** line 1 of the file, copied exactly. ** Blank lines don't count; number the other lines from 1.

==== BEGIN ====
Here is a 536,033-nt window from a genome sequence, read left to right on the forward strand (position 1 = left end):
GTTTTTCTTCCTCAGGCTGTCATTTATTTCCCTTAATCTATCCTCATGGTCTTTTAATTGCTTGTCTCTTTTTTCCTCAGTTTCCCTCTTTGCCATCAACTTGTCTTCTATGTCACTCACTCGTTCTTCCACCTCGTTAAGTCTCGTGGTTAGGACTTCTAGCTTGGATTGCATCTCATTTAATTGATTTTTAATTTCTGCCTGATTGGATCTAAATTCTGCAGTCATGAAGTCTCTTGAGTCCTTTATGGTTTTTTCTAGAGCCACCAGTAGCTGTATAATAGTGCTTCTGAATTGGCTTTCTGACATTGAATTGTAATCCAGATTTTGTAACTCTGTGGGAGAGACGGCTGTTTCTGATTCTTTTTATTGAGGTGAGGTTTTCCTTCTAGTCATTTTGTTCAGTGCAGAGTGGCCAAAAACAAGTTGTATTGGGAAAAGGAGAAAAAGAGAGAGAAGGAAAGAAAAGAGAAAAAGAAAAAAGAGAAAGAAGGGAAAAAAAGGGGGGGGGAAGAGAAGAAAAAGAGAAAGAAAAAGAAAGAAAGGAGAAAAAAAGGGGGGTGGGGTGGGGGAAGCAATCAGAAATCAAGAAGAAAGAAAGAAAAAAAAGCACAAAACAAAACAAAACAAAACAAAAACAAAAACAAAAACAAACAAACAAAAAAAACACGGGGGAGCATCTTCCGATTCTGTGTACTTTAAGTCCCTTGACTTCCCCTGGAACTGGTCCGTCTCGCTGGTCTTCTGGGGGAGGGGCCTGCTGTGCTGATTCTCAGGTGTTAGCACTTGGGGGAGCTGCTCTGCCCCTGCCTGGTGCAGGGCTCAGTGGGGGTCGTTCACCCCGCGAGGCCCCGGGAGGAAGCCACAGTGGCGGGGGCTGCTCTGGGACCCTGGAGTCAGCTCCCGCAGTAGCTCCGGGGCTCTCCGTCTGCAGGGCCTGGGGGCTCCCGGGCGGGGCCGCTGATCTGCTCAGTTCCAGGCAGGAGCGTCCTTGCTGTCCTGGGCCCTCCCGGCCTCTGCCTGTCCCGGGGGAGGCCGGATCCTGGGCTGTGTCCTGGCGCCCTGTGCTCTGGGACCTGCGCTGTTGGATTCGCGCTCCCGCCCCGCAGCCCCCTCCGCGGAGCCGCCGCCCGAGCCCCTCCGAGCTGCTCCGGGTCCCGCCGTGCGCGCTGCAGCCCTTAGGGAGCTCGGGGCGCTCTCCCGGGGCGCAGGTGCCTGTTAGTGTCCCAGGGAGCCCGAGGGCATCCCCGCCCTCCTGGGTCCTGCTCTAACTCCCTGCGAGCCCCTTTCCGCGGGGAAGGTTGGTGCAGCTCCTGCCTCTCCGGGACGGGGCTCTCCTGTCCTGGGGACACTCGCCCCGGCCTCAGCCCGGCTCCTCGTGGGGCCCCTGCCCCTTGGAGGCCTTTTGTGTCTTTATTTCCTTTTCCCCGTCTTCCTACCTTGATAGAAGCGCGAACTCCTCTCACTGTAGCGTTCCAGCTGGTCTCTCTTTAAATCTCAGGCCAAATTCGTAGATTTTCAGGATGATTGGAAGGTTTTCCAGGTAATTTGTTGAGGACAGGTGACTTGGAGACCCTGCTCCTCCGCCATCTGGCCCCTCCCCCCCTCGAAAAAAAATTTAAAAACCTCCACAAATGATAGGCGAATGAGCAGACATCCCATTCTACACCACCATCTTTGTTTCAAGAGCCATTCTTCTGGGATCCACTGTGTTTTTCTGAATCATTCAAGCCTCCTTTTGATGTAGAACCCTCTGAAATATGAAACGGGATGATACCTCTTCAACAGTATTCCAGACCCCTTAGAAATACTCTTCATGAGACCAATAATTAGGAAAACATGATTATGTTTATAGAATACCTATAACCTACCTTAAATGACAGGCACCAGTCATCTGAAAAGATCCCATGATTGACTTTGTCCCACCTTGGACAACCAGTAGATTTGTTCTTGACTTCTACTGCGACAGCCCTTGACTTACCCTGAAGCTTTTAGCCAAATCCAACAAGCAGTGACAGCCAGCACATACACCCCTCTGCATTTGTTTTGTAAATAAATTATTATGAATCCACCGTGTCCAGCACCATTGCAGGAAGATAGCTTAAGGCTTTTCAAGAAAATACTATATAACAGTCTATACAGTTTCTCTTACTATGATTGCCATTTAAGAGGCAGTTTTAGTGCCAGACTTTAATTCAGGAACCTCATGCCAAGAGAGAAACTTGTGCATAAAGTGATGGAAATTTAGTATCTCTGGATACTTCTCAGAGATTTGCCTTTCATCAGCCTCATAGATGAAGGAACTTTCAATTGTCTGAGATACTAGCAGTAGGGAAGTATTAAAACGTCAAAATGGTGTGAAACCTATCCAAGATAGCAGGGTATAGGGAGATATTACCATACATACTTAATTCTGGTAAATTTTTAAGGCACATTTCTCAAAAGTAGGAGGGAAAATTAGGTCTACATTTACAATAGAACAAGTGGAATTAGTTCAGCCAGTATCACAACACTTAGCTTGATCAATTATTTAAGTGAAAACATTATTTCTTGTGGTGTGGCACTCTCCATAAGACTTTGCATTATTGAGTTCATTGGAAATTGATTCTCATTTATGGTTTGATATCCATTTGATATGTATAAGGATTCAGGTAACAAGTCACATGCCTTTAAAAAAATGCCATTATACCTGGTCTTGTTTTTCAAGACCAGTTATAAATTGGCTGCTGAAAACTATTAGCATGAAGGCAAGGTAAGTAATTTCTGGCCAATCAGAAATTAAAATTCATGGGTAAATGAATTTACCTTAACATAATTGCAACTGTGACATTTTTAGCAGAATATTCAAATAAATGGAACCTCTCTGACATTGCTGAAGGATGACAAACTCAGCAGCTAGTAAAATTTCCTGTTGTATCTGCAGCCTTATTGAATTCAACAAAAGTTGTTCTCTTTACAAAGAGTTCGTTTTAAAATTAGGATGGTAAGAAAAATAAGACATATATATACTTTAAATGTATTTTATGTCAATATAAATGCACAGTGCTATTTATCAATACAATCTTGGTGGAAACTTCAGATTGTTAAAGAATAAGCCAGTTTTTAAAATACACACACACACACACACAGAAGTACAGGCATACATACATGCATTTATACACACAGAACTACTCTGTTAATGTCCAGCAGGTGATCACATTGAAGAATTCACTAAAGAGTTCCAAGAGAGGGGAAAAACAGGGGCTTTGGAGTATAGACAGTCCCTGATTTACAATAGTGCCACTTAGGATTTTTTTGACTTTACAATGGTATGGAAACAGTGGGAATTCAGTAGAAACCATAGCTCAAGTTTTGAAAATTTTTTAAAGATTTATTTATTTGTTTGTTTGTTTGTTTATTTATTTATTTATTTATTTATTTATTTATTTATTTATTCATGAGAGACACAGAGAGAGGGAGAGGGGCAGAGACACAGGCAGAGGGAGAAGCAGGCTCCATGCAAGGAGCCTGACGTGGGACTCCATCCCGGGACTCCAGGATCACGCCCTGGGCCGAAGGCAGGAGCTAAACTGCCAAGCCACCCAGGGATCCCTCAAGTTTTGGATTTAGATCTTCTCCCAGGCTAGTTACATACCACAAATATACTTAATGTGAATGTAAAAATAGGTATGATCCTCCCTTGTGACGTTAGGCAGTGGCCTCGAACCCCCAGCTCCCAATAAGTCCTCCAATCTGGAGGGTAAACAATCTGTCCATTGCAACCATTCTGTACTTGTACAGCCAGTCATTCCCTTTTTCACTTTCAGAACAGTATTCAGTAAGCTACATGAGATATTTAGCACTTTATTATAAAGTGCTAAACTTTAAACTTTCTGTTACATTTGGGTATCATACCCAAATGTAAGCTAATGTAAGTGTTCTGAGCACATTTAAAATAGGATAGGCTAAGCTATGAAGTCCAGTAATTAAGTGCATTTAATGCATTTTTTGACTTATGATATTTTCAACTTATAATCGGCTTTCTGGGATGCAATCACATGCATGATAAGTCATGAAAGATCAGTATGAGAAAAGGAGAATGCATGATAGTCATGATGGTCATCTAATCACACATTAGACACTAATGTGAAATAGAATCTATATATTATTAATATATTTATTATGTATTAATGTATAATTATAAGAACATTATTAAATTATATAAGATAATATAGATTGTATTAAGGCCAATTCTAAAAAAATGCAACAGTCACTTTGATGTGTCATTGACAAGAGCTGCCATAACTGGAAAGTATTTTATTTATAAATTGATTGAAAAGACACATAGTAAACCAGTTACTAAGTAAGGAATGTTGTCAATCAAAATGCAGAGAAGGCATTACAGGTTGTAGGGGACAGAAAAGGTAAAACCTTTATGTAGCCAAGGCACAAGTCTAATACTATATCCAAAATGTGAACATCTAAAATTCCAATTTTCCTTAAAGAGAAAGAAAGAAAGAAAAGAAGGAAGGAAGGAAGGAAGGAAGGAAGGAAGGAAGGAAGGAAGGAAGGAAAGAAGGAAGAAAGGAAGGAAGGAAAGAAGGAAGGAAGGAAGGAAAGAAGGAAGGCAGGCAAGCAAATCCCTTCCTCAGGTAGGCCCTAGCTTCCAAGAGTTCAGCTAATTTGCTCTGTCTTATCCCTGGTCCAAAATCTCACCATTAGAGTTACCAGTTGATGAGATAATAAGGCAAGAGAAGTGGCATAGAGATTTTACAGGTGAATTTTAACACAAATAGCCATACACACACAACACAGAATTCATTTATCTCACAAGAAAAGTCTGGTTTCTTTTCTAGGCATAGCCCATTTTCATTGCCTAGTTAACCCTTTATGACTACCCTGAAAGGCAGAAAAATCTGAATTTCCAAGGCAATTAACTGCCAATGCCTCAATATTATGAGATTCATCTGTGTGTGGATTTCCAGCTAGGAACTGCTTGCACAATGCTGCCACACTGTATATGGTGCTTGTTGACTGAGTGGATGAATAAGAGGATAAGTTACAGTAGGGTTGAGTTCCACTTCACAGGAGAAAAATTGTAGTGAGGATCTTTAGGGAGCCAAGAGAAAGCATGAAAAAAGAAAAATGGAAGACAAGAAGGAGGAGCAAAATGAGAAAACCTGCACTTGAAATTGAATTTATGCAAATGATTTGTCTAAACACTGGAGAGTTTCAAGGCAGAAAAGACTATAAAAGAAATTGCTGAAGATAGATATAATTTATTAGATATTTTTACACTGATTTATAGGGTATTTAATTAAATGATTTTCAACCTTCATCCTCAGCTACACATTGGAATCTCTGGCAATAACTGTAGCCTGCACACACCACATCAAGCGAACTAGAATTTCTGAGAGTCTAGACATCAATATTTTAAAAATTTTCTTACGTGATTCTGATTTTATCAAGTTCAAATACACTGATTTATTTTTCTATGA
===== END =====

Here is a 536,033-nt window from a genome sequence, read left to right on the forward strand (position 1 = left end):